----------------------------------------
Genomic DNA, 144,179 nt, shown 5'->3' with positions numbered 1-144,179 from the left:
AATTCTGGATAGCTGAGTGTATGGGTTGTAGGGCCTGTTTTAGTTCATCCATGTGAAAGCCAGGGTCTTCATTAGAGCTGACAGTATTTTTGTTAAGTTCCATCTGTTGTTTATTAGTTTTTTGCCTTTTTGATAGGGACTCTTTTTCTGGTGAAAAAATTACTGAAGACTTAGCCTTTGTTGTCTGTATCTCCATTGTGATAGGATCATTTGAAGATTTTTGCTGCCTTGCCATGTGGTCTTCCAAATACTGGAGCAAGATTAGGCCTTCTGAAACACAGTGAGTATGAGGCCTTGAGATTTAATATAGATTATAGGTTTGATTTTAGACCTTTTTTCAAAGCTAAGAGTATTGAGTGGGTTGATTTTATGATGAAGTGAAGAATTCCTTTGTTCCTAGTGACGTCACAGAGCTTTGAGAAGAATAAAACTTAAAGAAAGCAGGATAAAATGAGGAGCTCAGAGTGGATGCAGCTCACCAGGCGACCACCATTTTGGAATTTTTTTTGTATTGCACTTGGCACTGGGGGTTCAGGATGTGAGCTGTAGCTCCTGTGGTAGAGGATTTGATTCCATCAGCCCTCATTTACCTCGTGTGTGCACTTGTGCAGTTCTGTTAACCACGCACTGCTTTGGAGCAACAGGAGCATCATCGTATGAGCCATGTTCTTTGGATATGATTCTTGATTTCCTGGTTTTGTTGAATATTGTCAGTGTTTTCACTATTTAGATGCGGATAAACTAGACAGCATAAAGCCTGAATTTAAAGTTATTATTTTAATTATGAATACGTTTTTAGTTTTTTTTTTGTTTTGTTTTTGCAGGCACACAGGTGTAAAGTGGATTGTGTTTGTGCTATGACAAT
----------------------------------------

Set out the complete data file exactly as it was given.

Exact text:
Genomic DNA, 144,179 nt, shown 5'->3' with positions numbered 1-144,179 from the left:
AATTCTGGATAGCTGAGTGTATGGGTTGTAGGGCCTGTTTTAGTTCATCCATGTGAAAGCCAGGGTCTTCATTAGAGCTGACAGTATTTTTGTTAAGTTCCATCTGTTGTTTATTAGTTTTTTGCCTTTTTGATAGGGACTCTTTTTCTGGTGAAAAAATTACTGAAGACTTAGCCTTTGTTGTCTGTATCTCCATTGTGATAGGATCATTTGAAGATTTTTGCTGCCTTGCCATGTGGTCTTCCAAATACTGGAGCAAGATTAGGCCTTCTGAAACACAGTGAGTATGAGGCCTTGAGATTTAATATAGATTATAGGTTTGATTTTAGACCTTTTTTCAAAGCTAAGAGTATTGAGTGGGTTGATTTTATGATGAAGTGAAGAATTCCTTTGTTCCTAGTGACGTCACAGAGCTTTGAGAAGAATAAAACTTAAAGAAAGCAGGATAAAATGAGGAGCTCAGAGTGGATGCAGCTCACCAGGCGACCACCATTTTGGAATTTTTTTTGTATTGCACTTGGCACTGGGGGTTCAGGATGTGAGCTGTAGCTCCTGTGGTAGAGGATTTGATTCCATCAGCCCTCATTTACCTCGTGTGTGCACTTGTGCAGTTCTGTTAACCACGCACTGCTTTGGAGCAACAGGAGCATCATCGTATGAGCCATGTTCTTTGGATATGATTCTTGATTTCCTGGTTTTGTTGAATATTGTCAGTGTTTTCACTATTTAGATGCGGATAAACTAGACAGCATAAAGCCTGAATTTAAAGTTATTATTTTAATTATGAATACGTTTTTAGTTTTTTTTTTGTTTTGTTTTTGCAGGCACACAGGTGTAAAGTGGATTGTGTTTGTGCTATGACAAT